Typically, when a person who has diabetes type 1 or insulin-dependant diabetes has not yet been diagnosed, they will experience a range of symptoms including "unexplained" weight loss. To understand that symptom, you need to realize that when blood sugar levels consistently run higher because you are not producing sufficient (or any) insulin to help utilize the glucose, then the calories and glucose absorbed from food, literally dump into your urine and out of your body. That is why weight loss occurs as a symptom of diabetes type 1. You are simply not absorbing and utilzing the calories. Though a small subset of the population can be overweight and have type 1 diabetes, more typically being overweight is associated with type 2 diabetes, or mixed type 1 and type 2 diabetes. So naturally, as soon as a diagnosis of diabetes type 1 is made, and insulin is introduced to the patient, calories and glucose are now utilized more efficiently and weight gain will occur.
That's why, once blood sugar levels are stabilized with insulin, even type 1 diabetes requires dietary measures that help to stabilize weight. Along with counting carbs, the patient also needs to count calories so that after weight is stabilized they don't gain excess weight. Leave it to the teenager diagnosed with type 1 diabetes to realize, that if they want to lose weight, all they have to do is “stop using insulin.” Sounds crazy and it is quite dangerous, but it is also one of the more recent eating disorders to be identified. It’s called diabulimia and it often surfaces among teens with diabetes type 1 who are athletes, who are dating, who are preparing for prom – and who all want to lose weight. Stop using insulin and they find that they can drop pounds and a size or two with little effort. The problem is the risks associated with stopping insulin therapy. It can contribute to vision impairment over time and even blindness, kidney failure, compromised circulation and even gangrene, requiring limb amputation. People who stop insulin in order to lose weight can also experience nerve pain due to nerve damage.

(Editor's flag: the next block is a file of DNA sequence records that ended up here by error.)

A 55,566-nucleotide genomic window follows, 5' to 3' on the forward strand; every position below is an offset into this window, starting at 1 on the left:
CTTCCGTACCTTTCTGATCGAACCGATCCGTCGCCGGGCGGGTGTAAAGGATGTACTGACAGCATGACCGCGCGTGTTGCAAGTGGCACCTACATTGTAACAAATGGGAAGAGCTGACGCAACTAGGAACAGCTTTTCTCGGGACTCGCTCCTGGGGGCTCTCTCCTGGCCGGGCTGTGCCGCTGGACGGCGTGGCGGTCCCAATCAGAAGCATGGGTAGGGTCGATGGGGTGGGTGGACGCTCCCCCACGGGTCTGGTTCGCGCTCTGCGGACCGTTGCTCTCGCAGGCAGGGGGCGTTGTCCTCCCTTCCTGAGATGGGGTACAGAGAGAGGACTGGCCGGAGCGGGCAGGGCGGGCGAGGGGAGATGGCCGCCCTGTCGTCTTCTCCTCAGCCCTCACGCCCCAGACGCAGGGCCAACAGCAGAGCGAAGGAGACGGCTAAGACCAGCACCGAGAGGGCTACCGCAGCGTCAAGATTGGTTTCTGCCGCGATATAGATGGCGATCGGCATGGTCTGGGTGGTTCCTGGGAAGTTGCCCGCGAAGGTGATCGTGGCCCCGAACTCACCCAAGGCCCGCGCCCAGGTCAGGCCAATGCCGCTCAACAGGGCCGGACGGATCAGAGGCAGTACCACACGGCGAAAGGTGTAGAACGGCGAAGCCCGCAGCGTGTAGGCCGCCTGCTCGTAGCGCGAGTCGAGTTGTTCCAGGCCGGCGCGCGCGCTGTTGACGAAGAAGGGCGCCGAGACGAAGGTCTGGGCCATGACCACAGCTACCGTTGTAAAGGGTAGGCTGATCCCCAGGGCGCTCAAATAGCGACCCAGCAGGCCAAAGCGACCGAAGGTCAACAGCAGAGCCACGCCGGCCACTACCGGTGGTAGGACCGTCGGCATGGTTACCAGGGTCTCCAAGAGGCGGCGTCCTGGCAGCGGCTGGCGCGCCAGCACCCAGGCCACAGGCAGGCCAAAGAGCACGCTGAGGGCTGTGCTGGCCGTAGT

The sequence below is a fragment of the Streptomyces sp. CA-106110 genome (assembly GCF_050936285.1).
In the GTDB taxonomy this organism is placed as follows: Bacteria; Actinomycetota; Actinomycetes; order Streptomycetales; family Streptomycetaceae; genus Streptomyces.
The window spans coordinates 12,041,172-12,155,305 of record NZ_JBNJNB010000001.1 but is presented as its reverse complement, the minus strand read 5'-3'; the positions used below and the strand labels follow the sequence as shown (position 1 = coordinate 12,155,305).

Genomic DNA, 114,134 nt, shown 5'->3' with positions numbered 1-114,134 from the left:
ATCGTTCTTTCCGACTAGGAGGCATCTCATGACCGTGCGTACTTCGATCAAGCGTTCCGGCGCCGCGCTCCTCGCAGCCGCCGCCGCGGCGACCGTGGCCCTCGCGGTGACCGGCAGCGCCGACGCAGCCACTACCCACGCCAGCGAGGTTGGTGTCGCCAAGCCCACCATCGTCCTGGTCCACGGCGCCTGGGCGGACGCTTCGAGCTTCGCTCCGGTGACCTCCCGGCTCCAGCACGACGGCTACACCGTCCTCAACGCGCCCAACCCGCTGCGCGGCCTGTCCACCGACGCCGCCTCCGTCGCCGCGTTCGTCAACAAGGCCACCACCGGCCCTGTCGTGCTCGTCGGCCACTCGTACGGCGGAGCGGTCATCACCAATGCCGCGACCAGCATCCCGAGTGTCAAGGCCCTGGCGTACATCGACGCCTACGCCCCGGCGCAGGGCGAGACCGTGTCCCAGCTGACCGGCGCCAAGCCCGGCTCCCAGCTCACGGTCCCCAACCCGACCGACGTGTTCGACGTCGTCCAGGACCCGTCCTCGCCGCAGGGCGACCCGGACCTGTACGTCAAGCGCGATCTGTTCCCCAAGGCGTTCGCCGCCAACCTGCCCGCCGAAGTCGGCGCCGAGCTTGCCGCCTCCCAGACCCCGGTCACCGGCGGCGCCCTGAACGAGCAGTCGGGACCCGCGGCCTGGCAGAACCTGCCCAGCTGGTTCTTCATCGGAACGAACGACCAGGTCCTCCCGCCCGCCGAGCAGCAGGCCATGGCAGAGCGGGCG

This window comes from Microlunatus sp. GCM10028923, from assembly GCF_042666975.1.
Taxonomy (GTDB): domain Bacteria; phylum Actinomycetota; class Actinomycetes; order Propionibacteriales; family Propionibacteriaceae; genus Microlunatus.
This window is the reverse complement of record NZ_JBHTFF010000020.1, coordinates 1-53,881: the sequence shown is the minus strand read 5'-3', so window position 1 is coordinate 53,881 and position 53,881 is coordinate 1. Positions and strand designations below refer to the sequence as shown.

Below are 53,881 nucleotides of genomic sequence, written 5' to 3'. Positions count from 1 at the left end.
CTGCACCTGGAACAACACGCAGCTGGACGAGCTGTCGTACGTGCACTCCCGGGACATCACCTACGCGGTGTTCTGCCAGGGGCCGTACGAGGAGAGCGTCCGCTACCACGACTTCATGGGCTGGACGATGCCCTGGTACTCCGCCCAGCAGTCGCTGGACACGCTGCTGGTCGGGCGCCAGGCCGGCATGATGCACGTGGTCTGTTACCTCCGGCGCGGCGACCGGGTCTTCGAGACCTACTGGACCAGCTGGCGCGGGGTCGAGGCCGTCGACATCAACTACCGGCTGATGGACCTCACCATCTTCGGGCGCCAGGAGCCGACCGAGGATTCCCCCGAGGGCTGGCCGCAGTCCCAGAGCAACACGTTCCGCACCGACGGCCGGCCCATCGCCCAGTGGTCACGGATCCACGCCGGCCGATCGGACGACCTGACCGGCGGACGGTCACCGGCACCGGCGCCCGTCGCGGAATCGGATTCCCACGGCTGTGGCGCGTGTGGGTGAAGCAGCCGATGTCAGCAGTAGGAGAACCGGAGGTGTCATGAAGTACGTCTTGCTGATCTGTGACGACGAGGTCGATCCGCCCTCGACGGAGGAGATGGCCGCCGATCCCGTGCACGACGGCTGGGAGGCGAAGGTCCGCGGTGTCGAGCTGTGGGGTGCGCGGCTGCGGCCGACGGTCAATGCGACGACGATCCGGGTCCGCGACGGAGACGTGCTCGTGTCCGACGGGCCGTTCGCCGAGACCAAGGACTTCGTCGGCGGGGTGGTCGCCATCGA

But teens are a group obsessed with body image and weight, and the average teen will try all sorts of trendy diets and even dangerous diets to shed weight rapidly. So a teen with type 1 diabetes pretty much has that same mentality, and has the added advantage (I really hesitate to use that word here) of being able to stop insulin and almost always lose weight. Clearly even healthy teens who adopt dangerous diets to drop weight quickly can develop health issues like low blood pressure, dehydration and kidney stones, but the stakes are far greater and more ominous in a teen who has insulin dependent diabetes, and who decides that weight loss is more important than staying on their medications. If a teen is overweight and has diabetes type 1, the best solution is to seek help from her doctor and a dietician. A sensible eating and exercise plan that takes into account insulin needs is the only choice that’s safe and effective.
The takeaway message is that parents and health professionals, teachers too, need to be aware that all teens are at risk of developing eating disorders, especially if they do decide to diet away excess pounds. A healthy effort can easily turn into a dangerous health obsession. In a teen with type 1 diabetes, the dangers associated with an eating disorder like diabulimia, are even further amplified.